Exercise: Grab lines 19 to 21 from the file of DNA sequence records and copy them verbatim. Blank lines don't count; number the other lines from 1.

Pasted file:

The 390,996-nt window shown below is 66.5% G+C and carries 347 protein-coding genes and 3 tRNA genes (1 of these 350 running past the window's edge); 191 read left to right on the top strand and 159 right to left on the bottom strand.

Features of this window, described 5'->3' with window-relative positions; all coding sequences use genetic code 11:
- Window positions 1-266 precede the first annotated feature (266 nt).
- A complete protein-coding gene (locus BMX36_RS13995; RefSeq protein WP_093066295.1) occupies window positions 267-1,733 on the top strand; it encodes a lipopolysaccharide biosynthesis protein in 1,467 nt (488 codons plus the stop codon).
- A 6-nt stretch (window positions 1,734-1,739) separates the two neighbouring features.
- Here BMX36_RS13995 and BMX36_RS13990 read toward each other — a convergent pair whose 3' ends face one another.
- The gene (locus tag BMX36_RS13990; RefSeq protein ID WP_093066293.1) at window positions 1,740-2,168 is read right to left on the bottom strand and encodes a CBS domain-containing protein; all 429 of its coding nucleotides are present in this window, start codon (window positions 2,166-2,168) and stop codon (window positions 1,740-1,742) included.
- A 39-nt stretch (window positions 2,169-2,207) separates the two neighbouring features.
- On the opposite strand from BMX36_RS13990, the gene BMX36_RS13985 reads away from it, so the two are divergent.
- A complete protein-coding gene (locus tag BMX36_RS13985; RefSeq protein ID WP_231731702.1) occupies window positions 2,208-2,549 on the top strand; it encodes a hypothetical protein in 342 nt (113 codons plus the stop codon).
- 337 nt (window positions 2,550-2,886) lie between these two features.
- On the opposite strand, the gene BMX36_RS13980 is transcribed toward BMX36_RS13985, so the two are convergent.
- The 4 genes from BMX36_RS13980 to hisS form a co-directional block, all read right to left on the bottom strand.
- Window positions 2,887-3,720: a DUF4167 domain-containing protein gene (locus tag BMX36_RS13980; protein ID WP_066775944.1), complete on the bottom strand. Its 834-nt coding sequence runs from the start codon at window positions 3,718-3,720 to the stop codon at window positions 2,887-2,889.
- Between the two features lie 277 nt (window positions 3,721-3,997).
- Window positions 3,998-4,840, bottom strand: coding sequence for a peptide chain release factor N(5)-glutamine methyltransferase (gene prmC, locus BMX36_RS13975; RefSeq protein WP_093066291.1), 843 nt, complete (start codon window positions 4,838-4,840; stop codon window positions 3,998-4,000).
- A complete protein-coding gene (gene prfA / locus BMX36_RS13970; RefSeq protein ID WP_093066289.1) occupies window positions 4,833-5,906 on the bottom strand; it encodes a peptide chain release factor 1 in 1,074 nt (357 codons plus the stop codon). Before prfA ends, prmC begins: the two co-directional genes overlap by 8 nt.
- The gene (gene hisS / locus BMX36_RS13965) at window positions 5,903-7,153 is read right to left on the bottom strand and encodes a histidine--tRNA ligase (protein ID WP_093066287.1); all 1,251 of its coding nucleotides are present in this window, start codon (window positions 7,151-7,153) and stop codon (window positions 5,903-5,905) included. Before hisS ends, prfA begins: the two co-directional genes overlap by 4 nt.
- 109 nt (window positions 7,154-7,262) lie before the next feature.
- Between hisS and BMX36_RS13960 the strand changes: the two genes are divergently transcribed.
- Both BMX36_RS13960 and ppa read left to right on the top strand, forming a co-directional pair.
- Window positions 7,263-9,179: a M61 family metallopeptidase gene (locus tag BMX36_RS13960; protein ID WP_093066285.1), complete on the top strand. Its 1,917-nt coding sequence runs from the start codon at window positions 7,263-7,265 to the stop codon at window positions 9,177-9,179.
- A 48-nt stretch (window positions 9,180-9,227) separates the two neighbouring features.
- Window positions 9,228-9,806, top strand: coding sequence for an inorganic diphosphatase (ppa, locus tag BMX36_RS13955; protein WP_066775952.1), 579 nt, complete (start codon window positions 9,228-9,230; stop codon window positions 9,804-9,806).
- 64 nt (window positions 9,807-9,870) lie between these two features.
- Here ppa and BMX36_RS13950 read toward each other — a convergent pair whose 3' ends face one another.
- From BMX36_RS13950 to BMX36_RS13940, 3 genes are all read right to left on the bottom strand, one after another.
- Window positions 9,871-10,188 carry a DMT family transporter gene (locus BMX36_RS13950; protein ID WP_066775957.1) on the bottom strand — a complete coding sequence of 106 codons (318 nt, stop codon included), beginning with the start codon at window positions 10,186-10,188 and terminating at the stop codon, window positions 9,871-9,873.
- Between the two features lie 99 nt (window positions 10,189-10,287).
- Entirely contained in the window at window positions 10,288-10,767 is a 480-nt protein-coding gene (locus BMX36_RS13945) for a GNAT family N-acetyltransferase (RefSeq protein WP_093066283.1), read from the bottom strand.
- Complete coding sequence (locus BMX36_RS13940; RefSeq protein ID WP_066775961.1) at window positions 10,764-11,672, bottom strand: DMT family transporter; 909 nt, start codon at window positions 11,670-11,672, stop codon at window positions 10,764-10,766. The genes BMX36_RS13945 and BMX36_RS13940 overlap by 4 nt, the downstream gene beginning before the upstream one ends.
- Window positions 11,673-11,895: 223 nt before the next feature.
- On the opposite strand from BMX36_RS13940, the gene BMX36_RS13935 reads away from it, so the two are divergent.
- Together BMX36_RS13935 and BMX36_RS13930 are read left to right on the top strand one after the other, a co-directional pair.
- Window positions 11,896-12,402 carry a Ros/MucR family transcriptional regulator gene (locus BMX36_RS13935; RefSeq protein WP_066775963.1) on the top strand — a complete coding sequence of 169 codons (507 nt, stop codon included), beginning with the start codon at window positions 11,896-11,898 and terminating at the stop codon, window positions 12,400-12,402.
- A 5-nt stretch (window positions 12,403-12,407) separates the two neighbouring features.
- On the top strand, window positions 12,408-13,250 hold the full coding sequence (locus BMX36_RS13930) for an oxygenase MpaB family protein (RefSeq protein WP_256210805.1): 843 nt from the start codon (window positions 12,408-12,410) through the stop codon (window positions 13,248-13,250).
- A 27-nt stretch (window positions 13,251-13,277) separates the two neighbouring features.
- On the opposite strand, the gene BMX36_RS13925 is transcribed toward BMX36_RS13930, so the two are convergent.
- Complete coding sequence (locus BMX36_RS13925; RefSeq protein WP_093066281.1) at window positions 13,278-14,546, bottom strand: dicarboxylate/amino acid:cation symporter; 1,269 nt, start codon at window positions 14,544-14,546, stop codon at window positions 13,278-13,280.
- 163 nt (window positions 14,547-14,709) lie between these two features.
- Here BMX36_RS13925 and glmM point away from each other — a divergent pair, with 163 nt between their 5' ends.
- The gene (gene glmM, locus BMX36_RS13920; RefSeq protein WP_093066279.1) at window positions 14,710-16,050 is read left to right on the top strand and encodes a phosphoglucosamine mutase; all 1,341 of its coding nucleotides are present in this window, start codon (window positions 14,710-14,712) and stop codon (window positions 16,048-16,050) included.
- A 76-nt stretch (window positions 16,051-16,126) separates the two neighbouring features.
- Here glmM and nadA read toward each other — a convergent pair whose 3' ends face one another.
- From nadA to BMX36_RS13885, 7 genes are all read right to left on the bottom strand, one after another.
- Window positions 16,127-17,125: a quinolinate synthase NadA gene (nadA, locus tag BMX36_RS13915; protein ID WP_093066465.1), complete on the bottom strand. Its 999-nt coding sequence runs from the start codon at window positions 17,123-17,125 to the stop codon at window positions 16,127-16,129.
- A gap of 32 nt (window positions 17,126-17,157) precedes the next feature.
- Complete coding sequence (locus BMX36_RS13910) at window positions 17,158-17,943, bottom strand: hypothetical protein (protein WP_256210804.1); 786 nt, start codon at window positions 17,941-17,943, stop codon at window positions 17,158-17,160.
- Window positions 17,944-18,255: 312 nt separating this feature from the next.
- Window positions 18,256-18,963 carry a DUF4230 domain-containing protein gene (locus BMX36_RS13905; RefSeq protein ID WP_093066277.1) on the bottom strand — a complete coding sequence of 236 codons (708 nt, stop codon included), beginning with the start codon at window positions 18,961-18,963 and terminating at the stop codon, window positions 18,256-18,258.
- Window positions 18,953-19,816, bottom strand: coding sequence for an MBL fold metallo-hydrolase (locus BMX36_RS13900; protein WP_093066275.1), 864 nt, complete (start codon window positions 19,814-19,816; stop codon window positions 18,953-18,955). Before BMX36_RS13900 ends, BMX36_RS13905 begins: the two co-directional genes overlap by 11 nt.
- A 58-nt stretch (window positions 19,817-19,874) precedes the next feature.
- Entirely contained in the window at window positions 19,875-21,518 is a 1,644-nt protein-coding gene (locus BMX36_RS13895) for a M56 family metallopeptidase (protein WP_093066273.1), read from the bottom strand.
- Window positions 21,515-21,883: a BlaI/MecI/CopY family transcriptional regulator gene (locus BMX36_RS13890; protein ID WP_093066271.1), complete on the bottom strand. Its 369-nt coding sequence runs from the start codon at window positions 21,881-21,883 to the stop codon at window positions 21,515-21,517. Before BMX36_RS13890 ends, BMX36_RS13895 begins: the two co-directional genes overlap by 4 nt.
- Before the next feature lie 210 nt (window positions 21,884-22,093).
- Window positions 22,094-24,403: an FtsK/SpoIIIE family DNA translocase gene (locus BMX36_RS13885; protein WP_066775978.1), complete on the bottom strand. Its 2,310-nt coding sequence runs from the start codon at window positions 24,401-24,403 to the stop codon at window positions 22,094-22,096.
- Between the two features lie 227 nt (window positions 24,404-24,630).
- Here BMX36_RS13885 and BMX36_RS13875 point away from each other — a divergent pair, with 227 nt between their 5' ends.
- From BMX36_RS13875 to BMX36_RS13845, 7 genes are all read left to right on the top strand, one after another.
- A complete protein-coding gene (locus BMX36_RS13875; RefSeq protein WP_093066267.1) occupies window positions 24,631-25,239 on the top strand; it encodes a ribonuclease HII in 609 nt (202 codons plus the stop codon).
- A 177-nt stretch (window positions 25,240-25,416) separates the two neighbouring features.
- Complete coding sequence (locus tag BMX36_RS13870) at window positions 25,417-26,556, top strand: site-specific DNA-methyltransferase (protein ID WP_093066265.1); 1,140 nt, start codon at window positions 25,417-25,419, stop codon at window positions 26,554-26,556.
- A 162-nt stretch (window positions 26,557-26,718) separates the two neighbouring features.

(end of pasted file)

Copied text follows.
- 109 nt (window positions 7,154-7,262) lie before the next feature.
- Between hisS and BMX36_RS13960 the strand changes: the two genes are divergently transcribed.
- Both BMX36_RS13960 and ppa read left to right on the top strand, forming a co-directional pair.